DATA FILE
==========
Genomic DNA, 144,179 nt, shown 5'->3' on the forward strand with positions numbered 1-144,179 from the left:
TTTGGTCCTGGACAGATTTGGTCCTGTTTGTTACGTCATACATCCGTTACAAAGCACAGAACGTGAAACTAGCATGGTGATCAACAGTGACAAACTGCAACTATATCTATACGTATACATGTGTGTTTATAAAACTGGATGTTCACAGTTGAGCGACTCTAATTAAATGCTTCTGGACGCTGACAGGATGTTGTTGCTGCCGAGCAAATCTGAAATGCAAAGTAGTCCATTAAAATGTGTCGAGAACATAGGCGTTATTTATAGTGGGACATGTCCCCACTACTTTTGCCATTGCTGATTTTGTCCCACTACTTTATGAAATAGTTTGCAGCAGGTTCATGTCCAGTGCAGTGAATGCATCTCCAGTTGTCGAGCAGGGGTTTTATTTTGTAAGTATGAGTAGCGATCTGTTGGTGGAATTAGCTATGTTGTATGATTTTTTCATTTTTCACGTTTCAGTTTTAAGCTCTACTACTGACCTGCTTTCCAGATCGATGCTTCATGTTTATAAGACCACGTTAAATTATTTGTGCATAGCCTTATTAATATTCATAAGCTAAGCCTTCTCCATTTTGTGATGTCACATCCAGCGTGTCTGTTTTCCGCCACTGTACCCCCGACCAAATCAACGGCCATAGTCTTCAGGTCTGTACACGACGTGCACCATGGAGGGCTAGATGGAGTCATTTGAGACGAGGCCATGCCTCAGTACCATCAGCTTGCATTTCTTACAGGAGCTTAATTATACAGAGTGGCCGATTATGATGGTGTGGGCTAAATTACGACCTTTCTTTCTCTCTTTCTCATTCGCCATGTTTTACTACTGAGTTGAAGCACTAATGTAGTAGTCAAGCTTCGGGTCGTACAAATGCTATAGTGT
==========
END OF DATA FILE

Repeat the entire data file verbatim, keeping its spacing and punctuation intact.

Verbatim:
Genomic DNA, 144,179 nt, shown 5'->3' on the forward strand with positions numbered 1-144,179 from the left:
TTTGGTCCTGGACAGATTTGGTCCTGTTTGTTACGTCATACATCCGTTACAAAGCACAGAACGTGAAACTAGCATGGTGATCAACAGTGACAAACTGCAACTATATCTATACGTATACATGTGTGTTTATAAAACTGGATGTTCACAGTTGAGCGACTCTAATTAAATGCTTCTGGACGCTGACAGGATGTTGTTGCTGCCGAGCAAATCTGAAATGCAAAGTAGTCCATTAAAATGTGTCGAGAACATAGGCGTTATTTATAGTGGGACATGTCCCCACTACTTTTGCCATTGCTGATTTTGTCCCACTACTTTATGAAATAGTTTGCAGCAGGTTCATGTCCAGTGCAGTGAATGCATCTCCAGTTGTCGAGCAGGGGTTTTATTTTGTAAGTATGAGTAGCGATCTGTTGGTGGAATTAGCTATGTTGTATGATTTTTTCATTTTTCACGTTTCAGTTTTAAGCTCTACTACTGACCTGCTTTCCAGATCGATGCTTCATGTTTATAAGACCACGTTAAATTATTTGTGCATAGCCTTATTAATATTCATAAGCTAAGCCTTCTCCATTTTGTGATGTCACATCCAGCGTGTCTGTTTTCCGCCACTGTACCCCCGACCAAATCAACGGCCATAGTCTTCAGGTCTGTACACGACGTGCACCATGGAGGGCTAGATGGAGTCATTTGAGACGAGGCCATGCCTCAGTACCATCAGCTTGCATTTCTTACAGGAGCTTAATTATACAGAGTGGCCGATTATGATGGTGTGGGCTAAATTACGACCTTTCTTTCTCTCTTTCTCATTCGCCATGTTTTACTACTGAGTTGAAGCACTAATGTAGTAGTCAAGCTTCGGGTCGTACAAATGCTATAGTGT